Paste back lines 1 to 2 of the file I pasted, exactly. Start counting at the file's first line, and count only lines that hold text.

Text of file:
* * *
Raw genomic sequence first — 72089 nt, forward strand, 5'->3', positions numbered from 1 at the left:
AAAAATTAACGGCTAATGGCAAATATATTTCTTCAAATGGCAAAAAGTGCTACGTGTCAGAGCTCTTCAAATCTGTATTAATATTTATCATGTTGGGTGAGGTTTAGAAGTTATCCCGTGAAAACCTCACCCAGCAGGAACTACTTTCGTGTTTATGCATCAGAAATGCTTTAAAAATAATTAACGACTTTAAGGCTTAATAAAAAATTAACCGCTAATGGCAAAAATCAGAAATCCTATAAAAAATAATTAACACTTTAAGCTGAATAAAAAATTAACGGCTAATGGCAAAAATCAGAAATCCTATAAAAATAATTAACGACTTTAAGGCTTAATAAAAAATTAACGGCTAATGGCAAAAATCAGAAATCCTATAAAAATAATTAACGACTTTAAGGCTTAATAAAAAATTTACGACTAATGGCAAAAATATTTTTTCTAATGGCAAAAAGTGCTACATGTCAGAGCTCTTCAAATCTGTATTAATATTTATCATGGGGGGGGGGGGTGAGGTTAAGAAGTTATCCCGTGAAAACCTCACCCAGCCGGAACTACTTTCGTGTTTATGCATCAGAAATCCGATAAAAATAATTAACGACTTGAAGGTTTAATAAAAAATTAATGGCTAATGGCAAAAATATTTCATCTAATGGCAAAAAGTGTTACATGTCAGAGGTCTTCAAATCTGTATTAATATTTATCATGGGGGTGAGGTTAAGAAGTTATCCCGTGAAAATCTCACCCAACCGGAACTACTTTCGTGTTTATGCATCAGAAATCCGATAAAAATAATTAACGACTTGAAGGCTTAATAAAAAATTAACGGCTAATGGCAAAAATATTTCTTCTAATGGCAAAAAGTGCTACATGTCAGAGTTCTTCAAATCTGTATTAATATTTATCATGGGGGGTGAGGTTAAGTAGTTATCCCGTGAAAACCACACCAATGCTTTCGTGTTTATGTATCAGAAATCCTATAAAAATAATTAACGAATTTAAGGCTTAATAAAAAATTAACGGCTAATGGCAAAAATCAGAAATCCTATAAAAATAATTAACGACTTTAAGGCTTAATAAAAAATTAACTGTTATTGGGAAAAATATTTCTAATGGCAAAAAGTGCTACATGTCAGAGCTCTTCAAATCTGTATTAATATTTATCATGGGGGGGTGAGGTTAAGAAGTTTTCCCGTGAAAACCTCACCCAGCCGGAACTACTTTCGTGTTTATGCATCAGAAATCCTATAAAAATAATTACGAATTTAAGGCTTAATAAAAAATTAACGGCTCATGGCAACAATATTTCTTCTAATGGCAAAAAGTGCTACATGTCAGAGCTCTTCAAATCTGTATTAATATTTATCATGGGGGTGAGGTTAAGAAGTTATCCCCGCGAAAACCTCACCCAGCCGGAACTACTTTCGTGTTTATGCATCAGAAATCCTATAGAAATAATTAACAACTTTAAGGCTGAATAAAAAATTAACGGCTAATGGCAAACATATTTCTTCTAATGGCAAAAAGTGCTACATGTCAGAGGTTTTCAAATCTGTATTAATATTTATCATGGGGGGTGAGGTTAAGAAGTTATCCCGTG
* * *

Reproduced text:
Raw genomic sequence first — 72089 nt, forward strand, 5'->3', positions numbered from 1 at the left:
AAAAATTAACGGCTAATGGCAAATATATTTCTTCAAATGGCAAAAAGTGCTACGTGTCAGAGCTCTTCAAATCTGTATTAATATTTATCATGTTGGGTGAGGTTTAGAAGTTATCCCGTGAAAACCTCACCCAGCAGGAACTACTTTCGTGTTTATGCATCAGAAATGCTTTAAAAATAATTAACGACTTTAAGGCTTAATAAAAAATTAACCGCTAATGGCAAAAATCAGAAATCCTATAAAAAATAATTAACACTTTAAGCTGAATAAAAAATTAACGGCTAATGGCAAAAATCAGAAATCCTATAAAAATAATTAACGACTTTAAGGCTTAATAAAAAATTAACGGCTAATGGCAAAAATCAGAAATCCTATAAAAATAATTAACGACTTTAAGGCTTAATAAAAAATTTACGACTAATGGCAAAAATATTTTTTCTAATGGCAAAAAGTGCTACATGTCAGAGCTCTTCAAATCTGTATTAATATTTATCATGGGGGGGGGGGGTGAGGTTAAGAAGTTATCCCGTGAAAACCTCACCCAGCCGGAACTACTTTCGTGTTTATGCATCAGAAATCCGATAAAAATAATTAACGACTTGAAGGTTTAATAAAAAATTAATGGCTAATGGCAAAAATATTTCATCTAATGGCAAAAAGTGTTACATGTCAGAGGTCTTCAAATCTGTATTAATATTTATCATGGGGGTGAGGTTAAGAAGTTATCCCGTGAAAATCTCACCCAACCGGAACTACTTTCGTGTTTATGCATCAGAAATCCGATAAAAATAATTAACGACTTGAAGGCTTAATAAAAAATTAACGGCTAATGGCAAAAATATTTCTTCTAATGGCAAAAAGTGCTACATGTCAGAGTTCTTCAAATCTGTATTAATATTTATCATGGGGGGTGAGGTTAAGTAGTTATCCCGTGAAAACCACACCAATGCTTTCGTGTTTATGTATCAGAAATCCTATAAAAATAATTAACGAATTTAAGGCTTAATAAAAAATTAACGGCTAATGGCAAAAATCAGAAATCCTATAAAAATAATTAACGACTTTAAGGCTTAATAAAAAATTAACTGTTATTGGGAAAAATATTTCTAATGGCAAAAAGTGCTACATGTCAGAGCTCTTCAAATCTGTATTAATATTTATCATGGGGGGGTGAGGTTAAGAAGTTTTCCCGTGAAAACCTCACCCAGCCGGAACTACTTTCGTGTTTATGCATCAGAAATCCTATAAAAATAATTACGAATTTAAGGCTTAATAAAAAATTAACGGCTCATGGCAACAATATTTCTTCTAATGGCAAAAAGTGCTACATGTCAGAGCTCTTCAAATCTGTATTAATATTTATCATGGGGGTGAGGTTAAGAAGTTATCCCCGCGAAAACCTCACCCAGCCGGAACTACTTTCGTGTTTATGCATCAGAAATCCTATAGAAATAATTAACAACTTTAAGGCTGAATAAAAAATTAACGGCTAATGGCAAACATATTTCTTCTAATGGCAAAAAGTGCTACATGTCAGAGGTTTTCAAATCTGTATTAATATTTATCATGGGGGGTGAGGTTAAGAAGTTATCCCGTG